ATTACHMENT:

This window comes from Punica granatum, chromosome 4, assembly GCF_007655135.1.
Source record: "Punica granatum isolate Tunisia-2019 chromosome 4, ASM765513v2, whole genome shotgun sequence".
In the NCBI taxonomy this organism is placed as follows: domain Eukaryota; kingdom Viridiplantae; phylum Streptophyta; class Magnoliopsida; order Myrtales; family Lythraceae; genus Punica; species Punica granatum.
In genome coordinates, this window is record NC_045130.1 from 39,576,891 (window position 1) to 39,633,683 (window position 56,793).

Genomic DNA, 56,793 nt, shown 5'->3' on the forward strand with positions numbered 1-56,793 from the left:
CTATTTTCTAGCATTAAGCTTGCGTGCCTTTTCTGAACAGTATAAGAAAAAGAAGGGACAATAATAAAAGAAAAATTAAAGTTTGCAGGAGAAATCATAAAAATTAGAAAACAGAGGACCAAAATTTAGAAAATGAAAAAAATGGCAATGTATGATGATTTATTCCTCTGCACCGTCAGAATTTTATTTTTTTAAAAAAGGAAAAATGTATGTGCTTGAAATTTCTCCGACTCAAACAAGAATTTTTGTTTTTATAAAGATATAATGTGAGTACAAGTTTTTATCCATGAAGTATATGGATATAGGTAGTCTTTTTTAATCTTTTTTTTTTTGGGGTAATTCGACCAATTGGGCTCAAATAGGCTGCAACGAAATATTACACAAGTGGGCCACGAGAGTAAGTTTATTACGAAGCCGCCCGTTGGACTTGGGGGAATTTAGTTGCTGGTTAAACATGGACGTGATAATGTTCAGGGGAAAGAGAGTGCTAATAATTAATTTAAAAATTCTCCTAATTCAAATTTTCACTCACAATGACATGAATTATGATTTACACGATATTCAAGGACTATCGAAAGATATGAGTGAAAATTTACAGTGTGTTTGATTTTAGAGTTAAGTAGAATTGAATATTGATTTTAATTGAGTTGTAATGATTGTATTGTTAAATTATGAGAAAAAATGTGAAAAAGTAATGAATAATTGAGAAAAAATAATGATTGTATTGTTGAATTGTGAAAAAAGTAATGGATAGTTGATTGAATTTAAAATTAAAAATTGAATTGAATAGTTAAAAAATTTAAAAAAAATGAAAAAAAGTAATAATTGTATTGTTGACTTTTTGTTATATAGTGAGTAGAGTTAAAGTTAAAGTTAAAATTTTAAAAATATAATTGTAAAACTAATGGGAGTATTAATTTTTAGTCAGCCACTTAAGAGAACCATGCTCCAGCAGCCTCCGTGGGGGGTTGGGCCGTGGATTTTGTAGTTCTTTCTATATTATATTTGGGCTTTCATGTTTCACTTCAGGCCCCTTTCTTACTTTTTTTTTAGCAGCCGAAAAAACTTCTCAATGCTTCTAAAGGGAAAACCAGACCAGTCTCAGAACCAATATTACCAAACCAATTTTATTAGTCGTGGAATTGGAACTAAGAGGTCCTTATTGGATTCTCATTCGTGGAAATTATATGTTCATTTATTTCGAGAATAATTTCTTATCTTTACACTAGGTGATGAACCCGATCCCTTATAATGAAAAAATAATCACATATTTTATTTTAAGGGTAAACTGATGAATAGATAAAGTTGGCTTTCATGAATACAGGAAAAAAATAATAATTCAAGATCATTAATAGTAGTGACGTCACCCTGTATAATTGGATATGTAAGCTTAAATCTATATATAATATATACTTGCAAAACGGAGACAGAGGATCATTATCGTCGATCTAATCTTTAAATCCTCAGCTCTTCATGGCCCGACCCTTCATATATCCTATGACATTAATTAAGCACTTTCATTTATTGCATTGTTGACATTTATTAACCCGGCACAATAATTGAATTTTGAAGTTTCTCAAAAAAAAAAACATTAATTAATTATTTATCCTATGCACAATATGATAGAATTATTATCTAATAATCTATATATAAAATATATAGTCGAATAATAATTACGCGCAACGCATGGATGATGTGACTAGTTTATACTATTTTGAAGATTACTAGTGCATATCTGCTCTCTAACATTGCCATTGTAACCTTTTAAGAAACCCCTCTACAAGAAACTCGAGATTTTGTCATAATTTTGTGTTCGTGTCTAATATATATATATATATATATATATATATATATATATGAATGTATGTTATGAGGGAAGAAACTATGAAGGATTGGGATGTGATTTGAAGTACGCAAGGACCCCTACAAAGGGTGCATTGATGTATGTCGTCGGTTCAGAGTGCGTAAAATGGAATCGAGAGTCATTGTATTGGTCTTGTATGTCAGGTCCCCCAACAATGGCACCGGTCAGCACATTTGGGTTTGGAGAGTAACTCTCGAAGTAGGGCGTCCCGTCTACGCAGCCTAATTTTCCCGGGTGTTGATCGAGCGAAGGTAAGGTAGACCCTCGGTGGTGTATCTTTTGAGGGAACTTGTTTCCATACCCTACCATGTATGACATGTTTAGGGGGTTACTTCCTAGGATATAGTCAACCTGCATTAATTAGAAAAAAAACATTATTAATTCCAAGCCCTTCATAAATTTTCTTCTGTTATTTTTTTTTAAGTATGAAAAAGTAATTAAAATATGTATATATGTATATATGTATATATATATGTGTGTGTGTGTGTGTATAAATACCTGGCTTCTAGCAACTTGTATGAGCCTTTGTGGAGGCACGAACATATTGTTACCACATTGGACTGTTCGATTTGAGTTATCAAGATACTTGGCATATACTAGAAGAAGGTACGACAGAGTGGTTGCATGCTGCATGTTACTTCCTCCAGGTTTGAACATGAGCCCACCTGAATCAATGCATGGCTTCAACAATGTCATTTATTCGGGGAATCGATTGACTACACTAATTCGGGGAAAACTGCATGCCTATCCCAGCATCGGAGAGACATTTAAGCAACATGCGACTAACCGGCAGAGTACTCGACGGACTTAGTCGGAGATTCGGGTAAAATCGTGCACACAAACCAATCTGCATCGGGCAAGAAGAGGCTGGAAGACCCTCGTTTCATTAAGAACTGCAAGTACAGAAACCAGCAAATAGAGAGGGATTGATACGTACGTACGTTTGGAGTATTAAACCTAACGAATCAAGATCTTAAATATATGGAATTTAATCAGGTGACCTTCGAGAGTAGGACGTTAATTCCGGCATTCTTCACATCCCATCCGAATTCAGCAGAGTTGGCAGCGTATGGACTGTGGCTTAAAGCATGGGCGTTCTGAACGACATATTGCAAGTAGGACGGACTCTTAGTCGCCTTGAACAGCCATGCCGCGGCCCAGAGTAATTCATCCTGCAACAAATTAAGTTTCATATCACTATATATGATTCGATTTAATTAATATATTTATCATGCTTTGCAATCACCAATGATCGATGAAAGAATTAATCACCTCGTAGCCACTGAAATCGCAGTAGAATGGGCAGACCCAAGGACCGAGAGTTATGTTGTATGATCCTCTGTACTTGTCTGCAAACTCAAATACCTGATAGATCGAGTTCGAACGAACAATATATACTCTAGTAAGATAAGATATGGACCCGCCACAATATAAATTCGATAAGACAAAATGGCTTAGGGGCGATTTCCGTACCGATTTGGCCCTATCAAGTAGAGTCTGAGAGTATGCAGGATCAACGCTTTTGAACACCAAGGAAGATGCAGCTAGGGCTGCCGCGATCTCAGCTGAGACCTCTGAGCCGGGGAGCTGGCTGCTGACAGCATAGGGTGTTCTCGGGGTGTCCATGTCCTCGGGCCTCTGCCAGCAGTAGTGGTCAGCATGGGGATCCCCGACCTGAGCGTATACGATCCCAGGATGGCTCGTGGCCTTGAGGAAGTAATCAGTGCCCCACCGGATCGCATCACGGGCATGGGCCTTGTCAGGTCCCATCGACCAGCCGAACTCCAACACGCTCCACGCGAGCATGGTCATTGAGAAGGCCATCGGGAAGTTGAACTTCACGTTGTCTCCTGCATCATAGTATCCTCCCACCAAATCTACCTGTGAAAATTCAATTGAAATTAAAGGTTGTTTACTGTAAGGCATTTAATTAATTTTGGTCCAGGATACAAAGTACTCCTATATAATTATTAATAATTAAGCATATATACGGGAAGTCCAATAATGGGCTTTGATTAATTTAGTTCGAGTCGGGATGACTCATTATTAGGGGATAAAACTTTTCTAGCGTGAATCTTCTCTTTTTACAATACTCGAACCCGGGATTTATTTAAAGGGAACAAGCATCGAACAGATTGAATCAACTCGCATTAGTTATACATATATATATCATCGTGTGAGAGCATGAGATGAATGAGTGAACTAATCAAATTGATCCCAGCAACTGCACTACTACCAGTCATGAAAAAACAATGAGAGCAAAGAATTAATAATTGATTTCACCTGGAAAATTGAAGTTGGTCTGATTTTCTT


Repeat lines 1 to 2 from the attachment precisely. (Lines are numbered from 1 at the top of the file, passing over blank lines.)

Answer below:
This window comes from Punica granatum, chromosome 4, assembly GCF_007655135.1.
Source record: "Punica granatum isolate Tunisia-2019 chromosome 4, ASM765513v2, whole genome shotgun sequence".